On Saturday, February 1, 2020, more than 300 people came together to witness an emotional reimagining of Orthodox liturgical music. In addition to those in attendance, people from 46 States and 23 Countries have watched the stream. And more people every day continue to watch the performance. Click here to see a map of Live Stream Video Viewership.
How Sweet the Sound - Live Stream Views: USA
In addition, the Live Stream of "How Sweet the Sound" was viewed worldwide by viewers in the following countries: Canada, Albania, Aruba, Australia, Belgium, Brazil, Bulgaria, Chile, Costa Rica, Cyprus, Denmark, Ethiopia, Germany, Greece, Hungary, India, Israel, Kenya, Lebanon, Netherlands, Nigeria, Panama, Portugal, Romania, Russia, Slovakia, South Africa, Switzerland, Uganda, and the United Kingdom
The event was called How Sweet the Sound and its focus was what can a musical style from one Christian tradition reveal about another? What can we learn about one another through musical collaboration and experimentation? And how can music help us build bridges across communities?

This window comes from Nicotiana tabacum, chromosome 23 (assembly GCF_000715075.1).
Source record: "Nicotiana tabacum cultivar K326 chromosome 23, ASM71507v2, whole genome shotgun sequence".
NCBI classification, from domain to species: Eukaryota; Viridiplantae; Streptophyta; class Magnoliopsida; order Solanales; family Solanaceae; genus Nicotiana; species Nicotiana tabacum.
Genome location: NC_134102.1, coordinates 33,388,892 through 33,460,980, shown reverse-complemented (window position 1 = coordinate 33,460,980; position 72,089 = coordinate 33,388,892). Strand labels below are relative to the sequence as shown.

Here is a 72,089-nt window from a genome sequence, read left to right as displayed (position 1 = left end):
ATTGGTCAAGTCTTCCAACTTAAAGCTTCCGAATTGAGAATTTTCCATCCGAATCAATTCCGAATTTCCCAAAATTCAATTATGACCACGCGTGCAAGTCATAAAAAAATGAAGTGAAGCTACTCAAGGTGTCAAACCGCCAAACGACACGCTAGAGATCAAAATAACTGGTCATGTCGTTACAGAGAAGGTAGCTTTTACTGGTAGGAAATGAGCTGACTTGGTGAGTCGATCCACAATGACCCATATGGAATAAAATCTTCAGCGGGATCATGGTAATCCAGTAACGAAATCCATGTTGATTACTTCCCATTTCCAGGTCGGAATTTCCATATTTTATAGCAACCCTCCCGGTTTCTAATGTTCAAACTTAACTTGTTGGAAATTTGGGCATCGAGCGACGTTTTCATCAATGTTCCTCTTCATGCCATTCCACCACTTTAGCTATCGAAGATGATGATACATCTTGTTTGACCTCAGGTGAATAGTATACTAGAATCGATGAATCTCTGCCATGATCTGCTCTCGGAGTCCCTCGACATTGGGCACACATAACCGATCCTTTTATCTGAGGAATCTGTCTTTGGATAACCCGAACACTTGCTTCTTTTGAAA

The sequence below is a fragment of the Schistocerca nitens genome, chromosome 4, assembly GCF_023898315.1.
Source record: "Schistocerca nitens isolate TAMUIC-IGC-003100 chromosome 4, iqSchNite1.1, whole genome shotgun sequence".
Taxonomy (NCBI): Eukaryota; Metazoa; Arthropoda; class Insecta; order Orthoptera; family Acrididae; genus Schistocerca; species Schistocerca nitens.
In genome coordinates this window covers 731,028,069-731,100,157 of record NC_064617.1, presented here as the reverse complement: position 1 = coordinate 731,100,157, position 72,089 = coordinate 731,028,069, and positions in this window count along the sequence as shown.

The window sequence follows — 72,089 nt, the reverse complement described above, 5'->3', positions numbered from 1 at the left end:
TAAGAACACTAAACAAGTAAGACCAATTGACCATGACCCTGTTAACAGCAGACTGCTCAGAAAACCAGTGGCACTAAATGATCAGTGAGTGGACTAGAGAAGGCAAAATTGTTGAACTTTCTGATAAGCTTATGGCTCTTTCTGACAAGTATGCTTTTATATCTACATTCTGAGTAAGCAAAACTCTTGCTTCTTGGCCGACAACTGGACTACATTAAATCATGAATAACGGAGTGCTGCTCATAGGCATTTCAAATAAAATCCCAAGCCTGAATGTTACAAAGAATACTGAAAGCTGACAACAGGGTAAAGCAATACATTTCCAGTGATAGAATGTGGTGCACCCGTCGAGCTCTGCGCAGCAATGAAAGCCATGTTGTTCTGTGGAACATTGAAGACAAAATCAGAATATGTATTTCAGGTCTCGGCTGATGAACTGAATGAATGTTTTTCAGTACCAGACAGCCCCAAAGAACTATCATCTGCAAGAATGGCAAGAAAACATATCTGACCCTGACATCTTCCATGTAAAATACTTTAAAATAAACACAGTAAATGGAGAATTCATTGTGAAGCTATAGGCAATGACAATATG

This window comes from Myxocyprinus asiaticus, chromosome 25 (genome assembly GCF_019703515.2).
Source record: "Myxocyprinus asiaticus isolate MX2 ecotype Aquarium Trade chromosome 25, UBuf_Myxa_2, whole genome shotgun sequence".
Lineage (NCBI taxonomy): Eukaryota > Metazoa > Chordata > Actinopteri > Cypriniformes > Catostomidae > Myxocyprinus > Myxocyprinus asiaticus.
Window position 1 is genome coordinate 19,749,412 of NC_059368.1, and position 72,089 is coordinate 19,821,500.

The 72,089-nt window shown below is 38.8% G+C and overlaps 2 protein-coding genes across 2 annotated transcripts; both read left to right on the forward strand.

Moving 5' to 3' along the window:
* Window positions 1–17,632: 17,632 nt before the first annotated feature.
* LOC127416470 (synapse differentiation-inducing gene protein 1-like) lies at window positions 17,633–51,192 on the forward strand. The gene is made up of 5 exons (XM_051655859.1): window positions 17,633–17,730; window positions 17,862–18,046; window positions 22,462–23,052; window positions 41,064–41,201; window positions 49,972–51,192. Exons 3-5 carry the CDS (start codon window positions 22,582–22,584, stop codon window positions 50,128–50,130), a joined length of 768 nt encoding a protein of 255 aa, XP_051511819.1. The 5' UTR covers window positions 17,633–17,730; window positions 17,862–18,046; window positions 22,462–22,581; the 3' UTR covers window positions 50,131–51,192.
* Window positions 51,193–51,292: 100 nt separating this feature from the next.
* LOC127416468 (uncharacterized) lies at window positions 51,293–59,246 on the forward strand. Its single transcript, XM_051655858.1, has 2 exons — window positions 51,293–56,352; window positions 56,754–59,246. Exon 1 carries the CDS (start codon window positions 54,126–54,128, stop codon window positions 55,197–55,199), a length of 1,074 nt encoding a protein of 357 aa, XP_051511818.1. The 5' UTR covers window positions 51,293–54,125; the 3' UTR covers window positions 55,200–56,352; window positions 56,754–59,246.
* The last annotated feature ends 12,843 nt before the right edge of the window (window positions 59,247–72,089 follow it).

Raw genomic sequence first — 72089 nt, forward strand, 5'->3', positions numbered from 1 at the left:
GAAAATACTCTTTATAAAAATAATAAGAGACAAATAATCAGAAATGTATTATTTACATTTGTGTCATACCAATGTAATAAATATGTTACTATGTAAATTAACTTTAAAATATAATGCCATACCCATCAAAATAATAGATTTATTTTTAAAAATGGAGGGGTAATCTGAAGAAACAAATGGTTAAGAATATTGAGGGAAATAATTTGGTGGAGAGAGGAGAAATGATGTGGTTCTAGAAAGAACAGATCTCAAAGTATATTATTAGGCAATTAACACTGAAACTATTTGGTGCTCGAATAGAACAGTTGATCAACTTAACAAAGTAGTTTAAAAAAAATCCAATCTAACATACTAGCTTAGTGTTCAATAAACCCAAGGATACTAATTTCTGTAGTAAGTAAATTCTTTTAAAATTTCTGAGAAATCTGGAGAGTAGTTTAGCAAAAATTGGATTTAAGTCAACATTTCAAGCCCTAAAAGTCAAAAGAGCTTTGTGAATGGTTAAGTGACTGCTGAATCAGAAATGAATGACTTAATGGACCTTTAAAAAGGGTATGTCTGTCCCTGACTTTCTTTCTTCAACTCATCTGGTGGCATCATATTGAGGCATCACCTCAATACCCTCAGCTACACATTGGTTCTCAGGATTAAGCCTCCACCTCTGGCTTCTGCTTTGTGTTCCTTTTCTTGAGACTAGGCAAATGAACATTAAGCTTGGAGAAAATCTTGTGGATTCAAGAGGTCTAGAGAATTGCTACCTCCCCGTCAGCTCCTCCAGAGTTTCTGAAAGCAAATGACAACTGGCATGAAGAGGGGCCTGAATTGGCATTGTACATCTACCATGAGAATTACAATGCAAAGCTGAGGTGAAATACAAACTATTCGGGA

How Sweet the Sound addressed these questions by showcasing a newly composed setting of an Orthodox Vespers in the style of black gospel music, written by Dr. Shawn Wallace, Associate Professor of Jazz Studies and Orthodox practitioner. Drawing on familiar tunes from both black gospel and Orthodox musical settings, this setting will highlight the sometimes unacknowledged connections between these traditions and reveal our commonalities as Christians.
Expert performers in the black gospel tradition joined two excellent speakers who contextualized the performance. Fr. Moses Berry is a priest in the Orthodox Church of America, who specializes in the connections between African Orthodoxy and the African-American experience. Dr. Peter Bouteneff is the Professor of Systematic Theology at St. Vladimir's Orthodox Seminary, and much of his work explores the expanding and flexible role of music in Orthodox Liturgy.
How Sweet the Sound showcased the power of music to create unity and dialogue across traditions.
Click Here to download the program from the event.